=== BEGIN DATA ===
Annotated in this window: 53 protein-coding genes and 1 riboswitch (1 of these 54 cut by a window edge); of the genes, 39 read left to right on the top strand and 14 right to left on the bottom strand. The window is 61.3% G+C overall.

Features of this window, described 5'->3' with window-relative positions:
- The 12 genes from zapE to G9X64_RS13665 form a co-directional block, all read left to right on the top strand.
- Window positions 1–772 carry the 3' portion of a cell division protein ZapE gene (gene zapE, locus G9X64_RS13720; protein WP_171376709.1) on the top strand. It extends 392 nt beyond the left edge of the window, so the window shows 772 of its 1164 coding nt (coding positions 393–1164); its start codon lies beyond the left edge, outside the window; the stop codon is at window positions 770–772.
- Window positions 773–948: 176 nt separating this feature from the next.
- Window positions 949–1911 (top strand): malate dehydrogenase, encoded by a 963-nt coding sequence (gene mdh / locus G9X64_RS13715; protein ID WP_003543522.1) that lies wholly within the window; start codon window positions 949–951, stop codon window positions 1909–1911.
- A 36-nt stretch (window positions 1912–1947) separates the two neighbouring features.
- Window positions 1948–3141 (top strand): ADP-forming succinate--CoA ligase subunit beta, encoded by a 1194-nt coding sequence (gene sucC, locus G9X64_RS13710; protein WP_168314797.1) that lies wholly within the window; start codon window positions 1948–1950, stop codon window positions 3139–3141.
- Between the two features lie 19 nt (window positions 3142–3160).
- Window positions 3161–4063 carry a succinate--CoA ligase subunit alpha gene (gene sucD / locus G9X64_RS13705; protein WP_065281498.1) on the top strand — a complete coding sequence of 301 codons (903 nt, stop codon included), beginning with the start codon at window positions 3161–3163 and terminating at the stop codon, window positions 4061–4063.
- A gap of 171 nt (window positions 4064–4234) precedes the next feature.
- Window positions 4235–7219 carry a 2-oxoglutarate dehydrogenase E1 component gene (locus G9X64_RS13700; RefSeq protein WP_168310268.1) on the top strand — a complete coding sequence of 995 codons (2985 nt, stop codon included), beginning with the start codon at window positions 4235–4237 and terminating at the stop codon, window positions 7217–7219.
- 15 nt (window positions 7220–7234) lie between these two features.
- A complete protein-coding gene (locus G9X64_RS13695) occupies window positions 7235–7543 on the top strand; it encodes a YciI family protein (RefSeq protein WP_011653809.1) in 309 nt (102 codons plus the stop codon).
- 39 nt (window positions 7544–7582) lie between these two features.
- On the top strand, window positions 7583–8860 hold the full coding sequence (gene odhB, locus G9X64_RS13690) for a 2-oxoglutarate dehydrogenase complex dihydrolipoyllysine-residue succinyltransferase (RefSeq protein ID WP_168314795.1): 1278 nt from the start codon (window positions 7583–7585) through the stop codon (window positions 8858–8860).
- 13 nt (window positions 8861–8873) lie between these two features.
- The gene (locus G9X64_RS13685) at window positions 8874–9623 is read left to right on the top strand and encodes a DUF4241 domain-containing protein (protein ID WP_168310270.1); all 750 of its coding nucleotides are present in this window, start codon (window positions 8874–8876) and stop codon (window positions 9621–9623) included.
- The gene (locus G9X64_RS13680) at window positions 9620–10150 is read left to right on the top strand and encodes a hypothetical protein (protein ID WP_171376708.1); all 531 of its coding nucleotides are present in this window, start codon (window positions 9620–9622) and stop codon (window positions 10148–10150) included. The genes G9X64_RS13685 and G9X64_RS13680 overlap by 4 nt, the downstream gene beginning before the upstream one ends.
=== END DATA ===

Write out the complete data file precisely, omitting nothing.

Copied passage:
Annotated in this window: 53 protein-coding genes and 1 riboswitch (1 of these 54 cut by a window edge); of the genes, 39 read left to right on the top strand and 14 right to left on the bottom strand. The window is 61.3% G+C overall.

Features of this window, described 5'->3' with window-relative positions:
- The 12 genes from zapE to G9X64_RS13665 form a co-directional block, all read left to right on the top strand.
- Window positions 1–772 carry the 3' portion of a cell division protein ZapE gene (gene zapE, locus G9X64_RS13720; protein WP_171376709.1) on the top strand. It extends 392 nt beyond the left edge of the window, so the window shows 772 of its 1164 coding nt (coding positions 393–1164); its start codon lies beyond the left edge, outside the window; the stop codon is at window positions 770–772.
- Window positions 773–948: 176 nt separating this feature from the next.
- Window positions 949–1911 (top strand): malate dehydrogenase, encoded by a 963-nt coding sequence (gene mdh / locus G9X64_RS13715; protein ID WP_003543522.1) that lies wholly within the window; start codon window positions 949–951, stop codon window positions 1909–1911.
- A 36-nt stretch (window positions 1912–1947) separates the two neighbouring features.
- Window positions 1948–3141 (top strand): ADP-forming succinate--CoA ligase subunit beta, encoded by a 1194-nt coding sequence (gene sucC, locus G9X64_RS13710; protein WP_168314797.1) that lies wholly within the window; start codon window positions 1948–1950, stop codon window positions 3139–3141.
- Between the two features lie 19 nt (window positions 3142–3160).
- Window positions 3161–4063 carry a succinate--CoA ligase subunit alpha gene (gene sucD / locus G9X64_RS13705; protein WP_065281498.1) on the top strand — a complete coding sequence of 301 codons (903 nt, stop codon included), beginning with the start codon at window positions 3161–3163 and terminating at the stop codon, window positions 4061–4063.
- A gap of 171 nt (window positions 4064–4234) precedes the next feature.
- Window positions 4235–7219 carry a 2-oxoglutarate dehydrogenase E1 component gene (locus G9X64_RS13700; RefSeq protein WP_168310268.1) on the top strand — a complete coding sequence of 995 codons (2985 nt, stop codon included), beginning with the start codon at window positions 4235–4237 and terminating at the stop codon, window positions 7217–7219.
- 15 nt (window positions 7220–7234) lie between these two features.
- A complete protein-coding gene (locus G9X64_RS13695) occupies window positions 7235–7543 on the top strand; it encodes a YciI family protein (RefSeq protein WP_011653809.1) in 309 nt (102 codons plus the stop codon).
- 39 nt (window positions 7544–7582) lie between these two features.
- On the top strand, window positions 7583–8860 hold the full coding sequence (gene odhB, locus G9X64_RS13690) for a 2-oxoglutarate dehydrogenase complex dihydrolipoyllysine-residue succinyltransferase (RefSeq protein ID WP_168314795.1): 1278 nt from the start codon (window positions 7583–7585) through the stop codon (window positions 8858–8860).
- 13 nt (window positions 8861–8873) lie between these two features.
- The gene (locus G9X64_RS13685) at window positions 8874–9623 is read left to right on the top strand and encodes a DUF4241 domain-containing protein (protein ID WP_168310270.1); all 750 of its coding nucleotides are present in this window, start codon (window positions 8874–8876) and stop codon (window positions 9621–9623) included.
- The gene (locus G9X64_RS13680) at window positions 9620–10150 is read left to right on the top strand and encodes a hypothetical protein (protein ID WP_171376708.1); all 531 of its coding nucleotides are present in this window, start codon (window positions 9620–9622) and stop codon (window positions 10148–10150) included. The genes G9X64_RS13685 and G9X64_RS13680 overlap by 4 nt, the downstream gene beginning before the upstream one ends.